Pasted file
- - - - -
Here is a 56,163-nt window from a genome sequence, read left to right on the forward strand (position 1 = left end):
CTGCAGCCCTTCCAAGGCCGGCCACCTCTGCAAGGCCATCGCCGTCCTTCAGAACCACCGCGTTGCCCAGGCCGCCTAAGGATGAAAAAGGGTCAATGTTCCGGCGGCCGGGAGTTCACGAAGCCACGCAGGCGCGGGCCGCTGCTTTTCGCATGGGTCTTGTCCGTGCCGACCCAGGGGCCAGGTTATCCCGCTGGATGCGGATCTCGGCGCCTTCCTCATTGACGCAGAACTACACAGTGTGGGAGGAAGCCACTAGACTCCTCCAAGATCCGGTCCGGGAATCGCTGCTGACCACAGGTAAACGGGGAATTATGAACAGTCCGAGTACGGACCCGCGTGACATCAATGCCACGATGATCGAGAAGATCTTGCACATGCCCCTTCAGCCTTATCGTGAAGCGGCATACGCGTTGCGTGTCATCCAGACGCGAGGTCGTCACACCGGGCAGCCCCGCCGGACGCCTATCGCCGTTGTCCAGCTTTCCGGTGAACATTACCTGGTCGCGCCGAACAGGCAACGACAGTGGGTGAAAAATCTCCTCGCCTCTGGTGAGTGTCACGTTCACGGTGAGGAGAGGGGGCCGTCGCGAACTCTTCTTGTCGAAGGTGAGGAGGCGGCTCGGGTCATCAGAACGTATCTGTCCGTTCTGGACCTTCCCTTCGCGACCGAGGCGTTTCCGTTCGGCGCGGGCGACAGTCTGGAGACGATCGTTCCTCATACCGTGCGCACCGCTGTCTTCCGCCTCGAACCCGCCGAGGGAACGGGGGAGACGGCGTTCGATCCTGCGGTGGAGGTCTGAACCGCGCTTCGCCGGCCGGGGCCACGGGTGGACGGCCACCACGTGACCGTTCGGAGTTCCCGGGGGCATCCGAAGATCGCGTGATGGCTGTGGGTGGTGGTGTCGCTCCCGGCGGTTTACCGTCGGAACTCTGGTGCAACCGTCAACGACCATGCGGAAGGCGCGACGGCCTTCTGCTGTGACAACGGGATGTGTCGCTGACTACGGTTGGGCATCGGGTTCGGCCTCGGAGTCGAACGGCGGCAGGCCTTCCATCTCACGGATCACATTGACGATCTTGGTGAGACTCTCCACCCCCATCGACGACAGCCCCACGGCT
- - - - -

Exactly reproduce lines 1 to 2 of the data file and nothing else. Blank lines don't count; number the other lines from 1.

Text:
Here is a 56,163-nt window from a genome sequence, read left to right on the forward strand (position 1 = left end):
CTGCAGCCCTTCCAAGGCCGGCCACCTCTGCAAGGCCATCGCCGTCCTTCAGAACCACCGCGTTGCCCAGGCCGCCTAAGGATGAAAAAGGGTCAATGTTCCGGCGGCCGGGAGTTCACGAAGCCACGCAGGCGCGGGCCGCTGCTTTTCGCATGGGTCTTGTCCGTGCCGACCCAGGGGCCAGGTTATCCCGCTGGATGCGGATCTCGGCGCCTTCCTCATTGACGCAGAACTACACAGTGTGGGAGGAAGCCACTAGACTCCTCCAAGATCCGGTCCGGGAATCGCTGCTGACCACAGGTAAACGGGGAATTATGAACAGTCCGAGTACGGACCCGCGTGACATCAATGCCACGATGATCGAGAAGATCTTGCACATGCCCCTTCAGCCTTATCGTGAAGCGGCATACGCGTTGCGTGTCATCCAGACGCGAGGTCGTCACACCGGGCAGCCCCGCCGGACGCCTATCGCCGTTGTCCAGCTTTCCGGTGAACATTACCTGGTCGCGCCGAACAGGCAACGACAGTGGGTGAAAAATCTCCTCGCCTCTGGTGAGTGTCACGTTCACGGTGAGGAGAGGGGGCCGTCGCGAACTCTTCTTGTCGAAGGTGAGGAGGCGGCTCGGGTCATCAGAACGTATCTGTCCGTTCTGGACCTTCCCTTCGCGACCGAGGCGTTTCCGTTCGGCGCGGGCGACAGTCTGGAGACGATCGTTCCTCATACCGTGCGCACCGCTGTCTTCCGCCTCGAACCCGCCGAGGGAACGGGGGAGACGGCGTTCGATCCTGCGGTGGAGGTCTGAACCGCGCTTCGCCGGCCGGGGCCACGGGTGGACGGCCACCACGTGACCGTTCGGAGTTCCCGGGGGCATCCGAAGATCGCGTGATGGCTGTGGGTGGTGGTGTCGCTCCCGGCGGTTTACCGTCGGAACTCTGGTGCAACCGTCAACGACCATGCGGAAGGCGCGACGGCCTTCTGCTGTGACAACGGGATGTGTCGCTGACTACGGTTGGGCATCGGGTTCGGCCTCGGAGTCGAACGGCGGCAGGCCTTCCATCTCACGGATCACATTGACGATCTTGGTGAGACTCTCCACCCCCATCGACGACAGCCCCACGGCT